In the News: End of the Czech Presidency

Here we are, at the end of the Czech Presidency of the Union and it is time to give an assessment.

It started very well with a first controversy from David Cerny, giving a vibrant homage to Czech humor. But other Members States were not ready for that...
On the political affairs, their agenda was less ambitious than the previous one, and certainly much less egocentric!

I can't really tell you what is the outcome of this program, because the Presidency was rocked by the resignation of Topolánek, leaving a void at the top. It could not contrast more with the Omni-Presidency of Sarkozy.

Well, it was not a bad thing that Topolánek resigned... I think he has better things to do in Berlusconi Playboy Mansion...
Personally, it felt like 6 month lost, when we would have need a strong leadership in time of an major economic crisis and an important election. Really hope the Swedish do a better job.

The Good, the Bad and the Ugly: a typology of Fonctionnaires

This is a post I have been preparing for a while. I put a lot of thoughts on it and I would really be curious to get your feedbacks.

Like any organization, the staff is an heterogeneous group with different levels of interests and motivation. Here is how I would classify my colleagues. It is not a scientific survey, just rough estimates.












Lazy Bastard












I will focus on three specific categories:
  • The Good (the Lazy Bastard)
  • The Bad (the Saboteur)
  • The Ugly (the Prick)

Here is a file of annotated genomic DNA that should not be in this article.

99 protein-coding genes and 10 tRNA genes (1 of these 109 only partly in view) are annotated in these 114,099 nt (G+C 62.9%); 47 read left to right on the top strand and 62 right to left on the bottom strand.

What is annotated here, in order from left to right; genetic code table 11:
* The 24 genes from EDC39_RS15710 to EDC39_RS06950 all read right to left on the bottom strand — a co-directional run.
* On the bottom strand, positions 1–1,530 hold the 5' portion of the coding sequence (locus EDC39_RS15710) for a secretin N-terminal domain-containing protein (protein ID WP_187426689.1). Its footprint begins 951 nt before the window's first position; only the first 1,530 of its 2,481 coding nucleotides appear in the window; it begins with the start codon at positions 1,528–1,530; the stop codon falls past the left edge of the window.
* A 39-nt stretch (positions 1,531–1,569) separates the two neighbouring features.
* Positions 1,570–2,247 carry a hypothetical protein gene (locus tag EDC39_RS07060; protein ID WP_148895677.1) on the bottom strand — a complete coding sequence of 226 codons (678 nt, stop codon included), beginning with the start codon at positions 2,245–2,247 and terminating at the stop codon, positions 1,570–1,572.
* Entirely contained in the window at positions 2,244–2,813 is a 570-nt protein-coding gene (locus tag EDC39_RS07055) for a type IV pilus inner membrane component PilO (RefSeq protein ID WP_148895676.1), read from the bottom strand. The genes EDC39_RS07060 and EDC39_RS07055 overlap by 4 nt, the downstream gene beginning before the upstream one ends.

The Lazy Bastard
Those are officials who are known to be inactive, but remain neutral. Sometimes you even forget they exists as procedures have been established in the unit to bypass them. Several reasons can turn you into a Lazy Bastard: you reach the end of career and don't have any prospects; you have been given an inadequate position, so you just wait for your rotation; because of internal politics you have been offer a golden closet...
So if you take 15% of 23,000 fonctionnaires, it is 3,450 officials, which can represent its own DG!

The Prick
Even though there are less pricks than lazy bastards, they have a stronger visibility by complaining a lot. Instead of being constructive, they will make sure to criticize you without offering an alternative way. Of course, being constructive could force them to be productive. Some are actually experts at hiding their laziness with constant bitching. Fortunately you can just ignore them or just ask them to produce. It is actually your best defense, they will definitely shut up if it can save them from working. People get there out of frustration, being there for so long.

The Saboteur
This is the "Crème de la Crème"! If not controlled, the Saboteur can messed up your all unit. Very hard to ignore, very hard to fight, you have to be very skilled to deflect their attention to a less important subject. He will definitely break one of our Golden rules, which is no criticizing of colleagues with external people. I think some people don't know that they are saboteurs. if they are not doing it on purpose, you can still manage... it is just their personality. But the one who are doing on purpose are just mean people. Since you can't fired them, just try to promote them and hope that another unit will make the mistake of hiring him.

So how would you compared it with your own organization in private sector and national/local public sector?

European Commission in the Media

I don't know if you have notice lately, but the Commission is making a real effort to communicate to the citizens. Of course, there were the European Elections, but it seems that DG Communication is trying to go beyond for once.